Photos by John Penley, background by Able Allen
On Saturday morning, April 2, local supporters of House Bill 2 demonstrated under the Vance Monument to show appreciation for the law. The supporters also expressed the view that allowing people to use a bathroom other than the one that corresponds to the sex listed on their birth certificate is dangerous to the public.
In opposition, a larger complement of LGBTQ activists and allies showed up to protest the law, also called the Public Facilities Privacy & Security Act. Less than two weeks ago, the bill passed in an emergency session of the North Carolina legislature; it was enacted to block a Charlotte ordinance that would have allowed transgender individuals to use public restrooms marked for the gender they identify as.
Controversy has raged since the law was hurriedly introduced and passed. Governor Pat McCrory, who supported the new state law rather than vetoing it, has received criticism, as has North Carolina Attorney General Roy Cooper (McCrory’s Democratic rival in the state’s upcoming gubernatorial election), whom the right is attacking for not taking legal action against the Charlotte measure.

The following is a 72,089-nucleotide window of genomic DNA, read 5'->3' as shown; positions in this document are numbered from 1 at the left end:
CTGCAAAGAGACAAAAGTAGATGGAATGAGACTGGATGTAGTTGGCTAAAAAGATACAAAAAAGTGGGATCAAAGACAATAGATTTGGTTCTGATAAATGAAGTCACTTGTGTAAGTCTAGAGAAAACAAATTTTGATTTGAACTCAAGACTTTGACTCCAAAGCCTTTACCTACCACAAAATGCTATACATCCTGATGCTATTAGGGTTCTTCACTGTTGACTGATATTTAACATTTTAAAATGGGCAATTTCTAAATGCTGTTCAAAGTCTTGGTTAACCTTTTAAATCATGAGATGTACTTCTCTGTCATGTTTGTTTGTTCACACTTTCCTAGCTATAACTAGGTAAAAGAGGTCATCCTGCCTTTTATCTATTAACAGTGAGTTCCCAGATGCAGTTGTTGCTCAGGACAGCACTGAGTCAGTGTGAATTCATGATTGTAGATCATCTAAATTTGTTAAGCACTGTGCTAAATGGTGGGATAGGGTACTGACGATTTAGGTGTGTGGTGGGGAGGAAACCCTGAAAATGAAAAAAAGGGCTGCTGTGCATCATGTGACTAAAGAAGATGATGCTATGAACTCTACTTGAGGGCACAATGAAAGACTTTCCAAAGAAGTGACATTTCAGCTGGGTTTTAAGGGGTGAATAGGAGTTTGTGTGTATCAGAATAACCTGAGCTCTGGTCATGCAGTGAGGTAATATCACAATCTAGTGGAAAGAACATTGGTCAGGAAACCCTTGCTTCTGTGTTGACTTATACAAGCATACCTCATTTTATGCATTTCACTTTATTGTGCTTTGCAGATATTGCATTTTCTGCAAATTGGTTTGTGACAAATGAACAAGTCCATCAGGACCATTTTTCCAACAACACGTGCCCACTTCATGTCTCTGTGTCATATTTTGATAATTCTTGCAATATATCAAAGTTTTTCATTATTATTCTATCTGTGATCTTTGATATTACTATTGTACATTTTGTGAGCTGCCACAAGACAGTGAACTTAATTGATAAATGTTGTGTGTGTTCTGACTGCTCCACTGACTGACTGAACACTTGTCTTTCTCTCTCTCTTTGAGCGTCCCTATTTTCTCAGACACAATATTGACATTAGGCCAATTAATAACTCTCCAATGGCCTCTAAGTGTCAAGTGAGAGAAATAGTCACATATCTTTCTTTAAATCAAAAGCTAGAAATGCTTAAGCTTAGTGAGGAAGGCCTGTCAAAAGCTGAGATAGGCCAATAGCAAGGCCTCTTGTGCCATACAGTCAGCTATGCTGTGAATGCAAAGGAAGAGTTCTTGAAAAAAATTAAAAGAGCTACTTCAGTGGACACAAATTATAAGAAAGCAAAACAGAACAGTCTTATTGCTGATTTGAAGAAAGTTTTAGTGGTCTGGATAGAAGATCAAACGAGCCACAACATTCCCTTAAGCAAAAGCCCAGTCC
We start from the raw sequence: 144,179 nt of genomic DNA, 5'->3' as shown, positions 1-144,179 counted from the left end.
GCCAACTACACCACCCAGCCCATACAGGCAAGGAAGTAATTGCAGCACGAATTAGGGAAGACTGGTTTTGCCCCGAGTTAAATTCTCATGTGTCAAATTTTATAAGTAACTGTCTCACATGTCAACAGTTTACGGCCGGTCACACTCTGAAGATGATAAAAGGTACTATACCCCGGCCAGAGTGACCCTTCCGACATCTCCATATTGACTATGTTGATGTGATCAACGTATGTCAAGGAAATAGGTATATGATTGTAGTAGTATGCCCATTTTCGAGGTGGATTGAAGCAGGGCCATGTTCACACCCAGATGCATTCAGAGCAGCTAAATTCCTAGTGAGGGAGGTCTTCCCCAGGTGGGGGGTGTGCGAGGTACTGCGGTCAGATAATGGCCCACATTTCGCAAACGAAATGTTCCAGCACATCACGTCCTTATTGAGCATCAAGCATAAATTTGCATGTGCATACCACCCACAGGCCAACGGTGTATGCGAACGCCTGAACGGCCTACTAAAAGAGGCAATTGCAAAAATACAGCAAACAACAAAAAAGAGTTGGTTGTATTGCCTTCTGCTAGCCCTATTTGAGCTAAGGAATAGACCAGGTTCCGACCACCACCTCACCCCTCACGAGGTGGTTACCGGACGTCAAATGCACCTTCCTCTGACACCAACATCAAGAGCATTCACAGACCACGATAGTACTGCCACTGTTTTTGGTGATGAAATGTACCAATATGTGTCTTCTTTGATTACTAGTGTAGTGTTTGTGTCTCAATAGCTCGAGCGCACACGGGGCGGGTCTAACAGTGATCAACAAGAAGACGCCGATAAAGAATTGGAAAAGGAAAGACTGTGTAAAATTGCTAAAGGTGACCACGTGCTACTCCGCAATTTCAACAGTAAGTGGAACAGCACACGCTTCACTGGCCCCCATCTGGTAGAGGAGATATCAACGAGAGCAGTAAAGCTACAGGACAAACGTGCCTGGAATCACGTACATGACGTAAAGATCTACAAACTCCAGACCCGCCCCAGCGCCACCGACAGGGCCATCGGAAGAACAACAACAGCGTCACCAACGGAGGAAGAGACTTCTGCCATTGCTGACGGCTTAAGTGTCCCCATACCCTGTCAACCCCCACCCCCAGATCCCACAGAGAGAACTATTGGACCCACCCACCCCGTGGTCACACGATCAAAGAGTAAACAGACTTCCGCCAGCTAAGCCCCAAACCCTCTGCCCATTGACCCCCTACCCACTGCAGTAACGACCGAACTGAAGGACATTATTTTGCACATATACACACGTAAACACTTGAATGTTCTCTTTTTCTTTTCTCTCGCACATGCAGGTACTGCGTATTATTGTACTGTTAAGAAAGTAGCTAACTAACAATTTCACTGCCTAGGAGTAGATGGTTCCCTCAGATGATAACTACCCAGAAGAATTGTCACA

The two groups who gathered Saturday expressed their views peacefully but passionately with signs and banners. Those against the law see the issue as a civil rights battle and espouse the importance of recognizing people as the gender they say they are and treating them accordingly. Meanwhile, HB2 supporters say the law protects women and children. In their view, allowing people identified as male on their birth certificates to use bathrooms intended for women presents a threat to women. Demonstrators unfurled a large banner with mugshots of allegedly transgender individuals.